Monday, April 5, 2010

Open locks, whoever knocks ...

This phrase is the tag line of our production, and recently I've been thinking about it quite a bit in relation to other aspects of character of Macbeth and the show at large.

The phrase is spoken by the witches as Mac enters their Pit of Acheron for his second visitation, to learn by the worst means, the worst.

Most obviously the phrase resonates the porter's speech about the knocking at hell's gate.

But yet another textual association can be drawn to Mac's speech in I.iii, when he he is rapt in thought in regards to his new robes. "This supernatural solicitation can not be ill, cannot be good, if ill why hath it given me earnest of success commensing in a truth; if good, why do I yield to that suggestion whose horrid image doth unfix my hair, and my seated heart KNOCK at my ribs, against the use of nature."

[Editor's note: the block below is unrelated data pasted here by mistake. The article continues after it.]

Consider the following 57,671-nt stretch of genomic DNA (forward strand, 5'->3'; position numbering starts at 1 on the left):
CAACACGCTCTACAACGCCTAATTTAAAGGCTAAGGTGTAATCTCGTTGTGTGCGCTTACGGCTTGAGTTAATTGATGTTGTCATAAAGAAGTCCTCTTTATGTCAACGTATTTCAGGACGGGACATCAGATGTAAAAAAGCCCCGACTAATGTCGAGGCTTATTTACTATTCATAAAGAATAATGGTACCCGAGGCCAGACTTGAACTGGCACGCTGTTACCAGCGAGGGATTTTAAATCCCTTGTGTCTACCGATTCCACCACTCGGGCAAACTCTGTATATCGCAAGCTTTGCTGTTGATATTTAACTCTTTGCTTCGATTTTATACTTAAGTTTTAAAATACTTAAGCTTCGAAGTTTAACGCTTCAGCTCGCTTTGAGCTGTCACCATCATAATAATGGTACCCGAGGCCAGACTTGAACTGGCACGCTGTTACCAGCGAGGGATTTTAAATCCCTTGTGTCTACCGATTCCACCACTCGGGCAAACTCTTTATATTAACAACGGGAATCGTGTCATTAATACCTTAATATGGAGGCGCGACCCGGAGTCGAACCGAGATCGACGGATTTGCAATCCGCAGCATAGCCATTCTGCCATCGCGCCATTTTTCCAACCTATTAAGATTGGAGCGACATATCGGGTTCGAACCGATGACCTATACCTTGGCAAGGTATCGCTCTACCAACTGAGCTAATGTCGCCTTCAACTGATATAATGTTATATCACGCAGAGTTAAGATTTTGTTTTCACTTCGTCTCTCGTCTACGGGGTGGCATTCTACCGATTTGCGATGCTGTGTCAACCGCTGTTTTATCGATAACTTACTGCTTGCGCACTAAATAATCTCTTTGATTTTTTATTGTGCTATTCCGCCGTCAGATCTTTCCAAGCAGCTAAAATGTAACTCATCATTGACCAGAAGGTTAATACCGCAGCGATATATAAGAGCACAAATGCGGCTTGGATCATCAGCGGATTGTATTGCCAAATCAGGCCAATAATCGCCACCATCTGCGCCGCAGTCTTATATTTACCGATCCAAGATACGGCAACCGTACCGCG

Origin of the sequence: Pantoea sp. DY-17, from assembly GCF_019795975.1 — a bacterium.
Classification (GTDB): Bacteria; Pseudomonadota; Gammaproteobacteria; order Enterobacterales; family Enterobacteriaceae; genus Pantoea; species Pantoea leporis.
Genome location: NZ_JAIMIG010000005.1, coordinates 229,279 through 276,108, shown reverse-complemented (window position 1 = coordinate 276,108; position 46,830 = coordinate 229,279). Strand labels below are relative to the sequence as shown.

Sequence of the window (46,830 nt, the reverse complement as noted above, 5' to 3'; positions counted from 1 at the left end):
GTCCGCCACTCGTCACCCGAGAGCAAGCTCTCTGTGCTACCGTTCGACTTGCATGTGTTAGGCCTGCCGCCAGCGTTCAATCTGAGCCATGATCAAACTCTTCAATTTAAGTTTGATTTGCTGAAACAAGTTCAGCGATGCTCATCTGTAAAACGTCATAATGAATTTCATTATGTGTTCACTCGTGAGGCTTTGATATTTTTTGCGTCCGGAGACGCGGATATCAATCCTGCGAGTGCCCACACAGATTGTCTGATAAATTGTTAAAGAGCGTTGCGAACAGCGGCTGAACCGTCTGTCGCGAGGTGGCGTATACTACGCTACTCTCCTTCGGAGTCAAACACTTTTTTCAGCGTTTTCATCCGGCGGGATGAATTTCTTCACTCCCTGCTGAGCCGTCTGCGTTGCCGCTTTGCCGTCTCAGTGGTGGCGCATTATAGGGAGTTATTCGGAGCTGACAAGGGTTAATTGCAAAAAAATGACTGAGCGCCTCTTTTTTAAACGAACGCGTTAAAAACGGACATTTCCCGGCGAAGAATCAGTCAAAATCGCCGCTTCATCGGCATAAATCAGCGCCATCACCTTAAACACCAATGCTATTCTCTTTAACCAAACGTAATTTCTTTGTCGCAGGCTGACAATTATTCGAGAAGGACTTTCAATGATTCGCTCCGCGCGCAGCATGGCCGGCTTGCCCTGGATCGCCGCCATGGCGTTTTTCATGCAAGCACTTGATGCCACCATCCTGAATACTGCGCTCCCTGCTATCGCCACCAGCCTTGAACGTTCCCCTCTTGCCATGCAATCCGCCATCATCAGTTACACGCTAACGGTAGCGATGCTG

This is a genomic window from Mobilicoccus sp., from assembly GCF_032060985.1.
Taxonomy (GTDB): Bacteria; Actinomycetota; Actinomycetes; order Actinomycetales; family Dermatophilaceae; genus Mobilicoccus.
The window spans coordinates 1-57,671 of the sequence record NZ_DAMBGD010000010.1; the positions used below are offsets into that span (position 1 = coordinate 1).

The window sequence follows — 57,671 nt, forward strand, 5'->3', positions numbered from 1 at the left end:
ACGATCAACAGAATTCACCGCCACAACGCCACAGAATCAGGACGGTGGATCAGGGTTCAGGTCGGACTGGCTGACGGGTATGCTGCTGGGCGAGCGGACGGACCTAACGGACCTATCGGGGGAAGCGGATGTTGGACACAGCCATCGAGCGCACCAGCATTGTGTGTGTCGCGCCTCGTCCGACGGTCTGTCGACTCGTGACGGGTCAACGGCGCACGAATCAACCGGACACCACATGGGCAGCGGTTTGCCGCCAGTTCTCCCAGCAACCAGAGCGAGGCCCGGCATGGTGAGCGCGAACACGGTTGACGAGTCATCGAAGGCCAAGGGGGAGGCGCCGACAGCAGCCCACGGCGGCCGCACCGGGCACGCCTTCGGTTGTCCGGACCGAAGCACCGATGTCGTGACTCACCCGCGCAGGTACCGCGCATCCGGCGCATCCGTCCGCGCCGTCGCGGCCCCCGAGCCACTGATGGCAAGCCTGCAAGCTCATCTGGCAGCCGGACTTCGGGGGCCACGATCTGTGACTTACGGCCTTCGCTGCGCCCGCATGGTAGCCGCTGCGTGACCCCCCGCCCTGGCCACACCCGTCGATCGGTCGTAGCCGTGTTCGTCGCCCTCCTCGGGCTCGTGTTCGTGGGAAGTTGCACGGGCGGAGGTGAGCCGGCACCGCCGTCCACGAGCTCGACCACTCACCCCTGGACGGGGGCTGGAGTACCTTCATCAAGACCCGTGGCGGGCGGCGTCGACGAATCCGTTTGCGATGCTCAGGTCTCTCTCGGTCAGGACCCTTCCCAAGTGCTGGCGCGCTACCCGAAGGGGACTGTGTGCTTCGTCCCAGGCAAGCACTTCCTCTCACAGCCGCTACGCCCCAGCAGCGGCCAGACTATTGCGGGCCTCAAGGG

By such ligamenting, it can be said, his very heart, moved by the witches' prohecy, is it self knocking at hell's gates, his ribs, if one can see the ribs as two reciprocal panels of hinged barred doors, like that of some castle entrance. And even the smallest knocking of sin, at the perpetrator's heart is enough to summon the porter to his calling.

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